Wednesday, July 12, 2006

Allstate Corrupts

Honestly, how many people sat idling for two hours unnecessarily pumping chemicals into the atmosphere and emptying their gas tanks just to get... free gas.

Nice idea, Allstate, but horrible execution.

They're Crazy!

Right wing ideologues have clearly lost their grip on reality.

First of all, they didn't realize Stephen Colbert is a satirist until the White House Press Correspondent's dinner.

Now, we have your standard rabid anti-choicer who apparently believes everything he hears and reads. Even The Onion, which, even if you've never heard of before, is clearly a satirical publication if you read pretty much any random three sentences.

But not to this guy. The guy reads an article from the Onion and reposts it as if it's real and is portraying the horrors of the pro-choice movement. So, naturally, 800 or so people kindly show him the error of his ways. So, being morally correct and superior and all, he actually backs up the original post.

Having done a lot of political organizing, I do feel for the guy. He finally posts on a topic that gets more hits to his website than he ever imagined, and they're all there because he has made himself, and his movement, look like a bunch of idiots. Sad.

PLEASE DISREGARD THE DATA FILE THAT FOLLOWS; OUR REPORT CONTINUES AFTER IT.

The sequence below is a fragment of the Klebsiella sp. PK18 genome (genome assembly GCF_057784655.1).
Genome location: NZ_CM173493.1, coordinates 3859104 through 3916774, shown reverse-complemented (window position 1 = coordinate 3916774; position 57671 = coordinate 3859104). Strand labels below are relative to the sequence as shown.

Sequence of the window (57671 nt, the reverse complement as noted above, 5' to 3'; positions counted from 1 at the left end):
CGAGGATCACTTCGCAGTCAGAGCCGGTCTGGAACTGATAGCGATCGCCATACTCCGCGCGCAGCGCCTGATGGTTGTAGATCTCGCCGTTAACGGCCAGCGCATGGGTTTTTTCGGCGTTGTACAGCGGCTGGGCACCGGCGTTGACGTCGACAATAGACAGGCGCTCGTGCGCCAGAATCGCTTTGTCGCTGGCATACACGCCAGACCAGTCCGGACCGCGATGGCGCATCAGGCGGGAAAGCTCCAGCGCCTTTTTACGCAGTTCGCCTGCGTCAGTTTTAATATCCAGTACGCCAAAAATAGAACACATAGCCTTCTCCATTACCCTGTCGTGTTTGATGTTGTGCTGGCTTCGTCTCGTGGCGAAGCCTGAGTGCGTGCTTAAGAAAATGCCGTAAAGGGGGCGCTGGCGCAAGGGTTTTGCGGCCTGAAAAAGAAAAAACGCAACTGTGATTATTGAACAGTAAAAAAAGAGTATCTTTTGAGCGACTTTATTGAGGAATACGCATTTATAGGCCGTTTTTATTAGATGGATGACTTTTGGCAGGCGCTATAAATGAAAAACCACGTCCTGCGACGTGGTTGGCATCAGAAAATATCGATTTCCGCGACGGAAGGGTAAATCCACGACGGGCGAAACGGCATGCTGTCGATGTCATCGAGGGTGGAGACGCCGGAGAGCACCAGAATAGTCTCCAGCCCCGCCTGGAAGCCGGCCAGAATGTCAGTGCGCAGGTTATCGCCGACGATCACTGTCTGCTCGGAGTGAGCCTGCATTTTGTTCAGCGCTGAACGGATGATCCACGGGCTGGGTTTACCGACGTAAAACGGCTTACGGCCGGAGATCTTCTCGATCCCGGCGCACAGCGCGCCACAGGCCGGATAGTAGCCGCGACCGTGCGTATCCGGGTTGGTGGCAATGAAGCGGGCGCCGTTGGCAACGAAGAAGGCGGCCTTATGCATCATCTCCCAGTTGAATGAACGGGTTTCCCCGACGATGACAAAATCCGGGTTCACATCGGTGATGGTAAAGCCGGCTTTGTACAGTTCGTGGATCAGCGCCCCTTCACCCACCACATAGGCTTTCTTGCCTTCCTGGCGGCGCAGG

But it shows what we're dealing with. People who are not as stupid as the aformentioned guy, for the most part, but who have such a simplistic world view that everything can be broken down into two categories... good/bad. Of course, the world doesn't work that way, but they still refuse to acknowledge the complexities of the issues they are dealing with.

They are so firmly rooted in this world view that they can't even recognize satire! It's truly frightening.

Although I suppose it would help if they actually had a sense of humor.

I remember meeting some people who were firmly against abortion. But, they were reasonable enough not to assume I would say the standard pro-choice lines, and they would actually listen to me. I assume it's because they were not idealogues, but thoughtful people who adopted their position out of a compassionate world view. When I would link the issue with other issues, my (and Tim Kaine's) position would make sense. That's why it's impossible to talk to the ideologues, and why it's so hard to come up with a for or against answer on the abortion issue for many people. Because it's really an education/economy/health care issue. I got at least three voters who listed abortion as their top issue to vote for Kaine.